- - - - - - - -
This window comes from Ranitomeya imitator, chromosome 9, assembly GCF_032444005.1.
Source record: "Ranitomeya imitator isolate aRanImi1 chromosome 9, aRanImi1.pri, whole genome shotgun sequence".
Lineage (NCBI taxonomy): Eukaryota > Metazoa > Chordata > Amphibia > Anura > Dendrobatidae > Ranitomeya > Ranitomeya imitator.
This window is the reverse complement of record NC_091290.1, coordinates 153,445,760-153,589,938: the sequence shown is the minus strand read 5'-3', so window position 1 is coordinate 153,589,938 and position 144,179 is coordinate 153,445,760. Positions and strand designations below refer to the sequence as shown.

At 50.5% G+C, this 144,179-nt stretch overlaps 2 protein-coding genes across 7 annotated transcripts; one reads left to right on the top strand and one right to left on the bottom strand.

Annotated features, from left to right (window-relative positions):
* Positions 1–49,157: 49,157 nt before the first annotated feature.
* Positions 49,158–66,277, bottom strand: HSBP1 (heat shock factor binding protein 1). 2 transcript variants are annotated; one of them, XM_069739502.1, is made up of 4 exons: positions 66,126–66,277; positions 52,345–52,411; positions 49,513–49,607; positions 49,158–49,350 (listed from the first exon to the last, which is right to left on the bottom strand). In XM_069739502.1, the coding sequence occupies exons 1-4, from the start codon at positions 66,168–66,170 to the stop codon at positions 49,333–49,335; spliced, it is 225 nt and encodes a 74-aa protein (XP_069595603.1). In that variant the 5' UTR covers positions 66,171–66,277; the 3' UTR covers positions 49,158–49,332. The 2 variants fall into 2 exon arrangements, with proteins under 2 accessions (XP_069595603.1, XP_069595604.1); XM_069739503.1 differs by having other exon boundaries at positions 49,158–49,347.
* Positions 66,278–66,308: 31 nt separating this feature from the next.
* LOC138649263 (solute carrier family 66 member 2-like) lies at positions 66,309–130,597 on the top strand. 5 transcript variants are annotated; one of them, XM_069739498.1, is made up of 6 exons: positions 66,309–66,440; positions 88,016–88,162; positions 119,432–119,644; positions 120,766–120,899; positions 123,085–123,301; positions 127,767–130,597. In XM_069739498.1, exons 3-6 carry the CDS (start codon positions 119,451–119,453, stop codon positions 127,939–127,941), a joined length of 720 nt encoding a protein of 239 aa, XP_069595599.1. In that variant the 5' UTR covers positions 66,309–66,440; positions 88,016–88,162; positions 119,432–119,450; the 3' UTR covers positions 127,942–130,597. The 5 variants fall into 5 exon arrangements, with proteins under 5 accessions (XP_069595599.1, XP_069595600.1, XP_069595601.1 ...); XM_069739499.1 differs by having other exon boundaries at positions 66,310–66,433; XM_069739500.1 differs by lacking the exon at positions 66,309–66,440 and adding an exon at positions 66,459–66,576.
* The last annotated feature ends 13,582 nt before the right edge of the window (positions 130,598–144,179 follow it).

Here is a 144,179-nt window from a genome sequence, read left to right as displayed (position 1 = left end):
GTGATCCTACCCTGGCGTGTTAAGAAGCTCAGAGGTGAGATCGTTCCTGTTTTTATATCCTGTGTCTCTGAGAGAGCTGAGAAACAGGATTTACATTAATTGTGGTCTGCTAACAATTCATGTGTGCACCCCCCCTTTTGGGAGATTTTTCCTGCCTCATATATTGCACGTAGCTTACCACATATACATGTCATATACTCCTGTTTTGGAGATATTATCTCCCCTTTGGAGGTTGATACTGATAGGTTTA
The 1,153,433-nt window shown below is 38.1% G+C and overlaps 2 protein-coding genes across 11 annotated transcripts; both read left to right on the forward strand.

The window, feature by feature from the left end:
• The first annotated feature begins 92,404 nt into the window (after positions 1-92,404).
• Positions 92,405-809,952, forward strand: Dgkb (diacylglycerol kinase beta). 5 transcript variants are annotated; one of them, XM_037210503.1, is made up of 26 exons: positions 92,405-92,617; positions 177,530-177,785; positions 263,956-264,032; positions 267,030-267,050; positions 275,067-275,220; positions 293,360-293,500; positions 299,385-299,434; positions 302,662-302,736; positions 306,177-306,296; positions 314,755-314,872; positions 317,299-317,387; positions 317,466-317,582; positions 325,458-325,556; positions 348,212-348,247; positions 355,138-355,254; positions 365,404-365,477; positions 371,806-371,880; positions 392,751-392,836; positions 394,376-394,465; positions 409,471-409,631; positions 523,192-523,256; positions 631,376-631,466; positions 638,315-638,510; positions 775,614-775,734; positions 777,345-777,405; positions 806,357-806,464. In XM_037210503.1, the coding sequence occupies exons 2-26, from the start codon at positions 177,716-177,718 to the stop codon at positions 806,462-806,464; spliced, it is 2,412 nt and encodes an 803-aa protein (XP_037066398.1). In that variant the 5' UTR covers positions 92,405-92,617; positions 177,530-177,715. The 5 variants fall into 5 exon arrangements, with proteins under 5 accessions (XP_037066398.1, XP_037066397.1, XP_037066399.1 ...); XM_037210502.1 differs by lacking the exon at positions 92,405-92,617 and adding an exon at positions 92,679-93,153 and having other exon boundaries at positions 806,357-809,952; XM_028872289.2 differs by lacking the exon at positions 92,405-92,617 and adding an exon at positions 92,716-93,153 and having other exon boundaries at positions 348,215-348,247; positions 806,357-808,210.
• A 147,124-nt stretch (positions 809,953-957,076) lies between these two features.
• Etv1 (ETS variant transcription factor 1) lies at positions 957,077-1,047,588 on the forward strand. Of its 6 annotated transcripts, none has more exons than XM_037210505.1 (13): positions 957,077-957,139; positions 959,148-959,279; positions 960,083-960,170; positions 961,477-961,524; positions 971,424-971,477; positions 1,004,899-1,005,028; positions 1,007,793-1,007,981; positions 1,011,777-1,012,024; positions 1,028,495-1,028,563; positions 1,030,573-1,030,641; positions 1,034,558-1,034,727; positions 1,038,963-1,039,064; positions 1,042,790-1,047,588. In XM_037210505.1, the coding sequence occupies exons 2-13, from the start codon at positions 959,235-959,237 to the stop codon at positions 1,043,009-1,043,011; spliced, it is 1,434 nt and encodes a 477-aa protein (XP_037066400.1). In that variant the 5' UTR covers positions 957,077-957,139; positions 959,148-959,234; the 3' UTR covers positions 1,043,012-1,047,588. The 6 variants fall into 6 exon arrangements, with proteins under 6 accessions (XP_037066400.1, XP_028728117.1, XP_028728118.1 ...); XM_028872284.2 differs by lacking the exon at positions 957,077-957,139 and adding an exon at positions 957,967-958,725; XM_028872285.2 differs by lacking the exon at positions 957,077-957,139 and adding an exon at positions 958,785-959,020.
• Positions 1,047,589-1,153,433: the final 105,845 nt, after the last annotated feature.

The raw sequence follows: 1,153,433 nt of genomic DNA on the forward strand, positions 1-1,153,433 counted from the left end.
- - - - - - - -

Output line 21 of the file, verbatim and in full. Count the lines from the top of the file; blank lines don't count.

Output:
The raw sequence follows: 1,153,433 nt of genomic DNA on the forward strand, positions 1-1,153,433 counted from the left end.